Norma Richardson always wanted to spend the last years of her life at Imperial Plaza, just as three of her sisters did before her.
Richardson, now 91, happily moved into an independent living apartment at the venerable Richmond retirement community in 2015 from her home in Henrico County. Last year — after a fall and before the COVID-19 pandemic arrived — she moved into assisted living in a suite of rooms in the Azalea Building, one of four residential towers for seniors on the sprawling campus on Bellevue Avenue.
But her stay at Imperial Plaza is about to end, as she and almost 100 other seniors requiring help for daily activities look for a new home. The new owner of the retirement community, now Legacy at Imperial Village, announced on March 15 that it is closing the assisted living unit to make way for a new kind of retirement community focused on younger, more active adults entering their senior years.
It’s not an easy transition, said one of her twin daughters, Terry Wagoner Creamer, who is traveling between her home in the North Carolina Outer Banks and Richmond to deal with the situation.
“She’s in a wheelchair, and she looked up at my sister and said, ‘Where am I going? Where are my friends?’” Creamer said. “This just hurts because she’s been so happy.”
Richardson plans to move into a new home on Monday at Blue Ridge Senior Living, an assisted living facility in western Henrico that has been working closely with the new owners of Imperial Plaza to take as many displaced residents as it can after the sudden announcement that they would have to leave within 60 days.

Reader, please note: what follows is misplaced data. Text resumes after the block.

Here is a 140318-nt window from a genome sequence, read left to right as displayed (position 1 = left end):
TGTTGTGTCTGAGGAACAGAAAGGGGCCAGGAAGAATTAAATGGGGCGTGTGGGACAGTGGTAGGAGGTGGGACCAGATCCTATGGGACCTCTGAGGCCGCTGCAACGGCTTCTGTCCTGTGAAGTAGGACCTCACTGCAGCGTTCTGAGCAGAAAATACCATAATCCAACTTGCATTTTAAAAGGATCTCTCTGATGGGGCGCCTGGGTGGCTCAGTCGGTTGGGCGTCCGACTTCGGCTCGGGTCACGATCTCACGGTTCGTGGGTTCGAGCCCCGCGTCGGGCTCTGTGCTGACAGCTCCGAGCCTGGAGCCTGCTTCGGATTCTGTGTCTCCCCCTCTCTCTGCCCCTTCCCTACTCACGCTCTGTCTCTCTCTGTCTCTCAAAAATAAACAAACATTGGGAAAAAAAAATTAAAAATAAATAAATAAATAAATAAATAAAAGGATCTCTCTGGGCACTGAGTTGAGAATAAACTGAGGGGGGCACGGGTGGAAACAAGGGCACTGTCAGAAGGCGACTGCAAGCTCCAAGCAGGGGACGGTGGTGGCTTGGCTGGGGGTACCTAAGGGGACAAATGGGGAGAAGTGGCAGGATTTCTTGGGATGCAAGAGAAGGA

“We are happy to partner with them and we want to make this transition as easy for families and residents as possible,” said Tyler Mackall, executive director at Blue Ridge. Imperial Plaza has described Blue Ridge Senior Living as “our sister community,” although there is no legal affiliation between the two New Jersey-based companies that own the facilities.
Mackall said the facility already has admitted some residents from Imperial, but he declined to estimate how many of the 98 displaced residents Blue Ridge will be able to accept.
“We do not have the capacity to take all of them,” he said.
Blue Ridge says it also will hire some of the estimated 50 employees who will lose their jobs caring for assisted living residents at Imperial Plaza, which opened in 1967. Mackall said he does not know how many staff the facility will hire, but he acknowledged the importance of “having as many familiar faces” as possible for residents during the transition.
For Creamer and other families, the decision to close the assisted living unit at Imperial Plaza came as a shock.
Brentwood Investment Group, based in New Jersey, and The Bluestone Group, based in New York, bought the property at the beginning of March for $75 million. Richmond BizSense first reported the sale of the property by Dominion Partners, a limited liability company in Alabama that was a spinoff of Daniel Corp.
Documents in the Richmond assessor’s office show the seller as Daniel US Properties, a limited partnership that had owned Imperial Plaza since 2001.
Initially, however, Creamer said Imperial Management told her sister, Jerry Richardson, in a Zoom call that the plan was to renovate the building.
Creamer acknowledged it needed an upgrade. “It’s the same it was when my aunts were there,” she said. “In fact, I was happy about it.”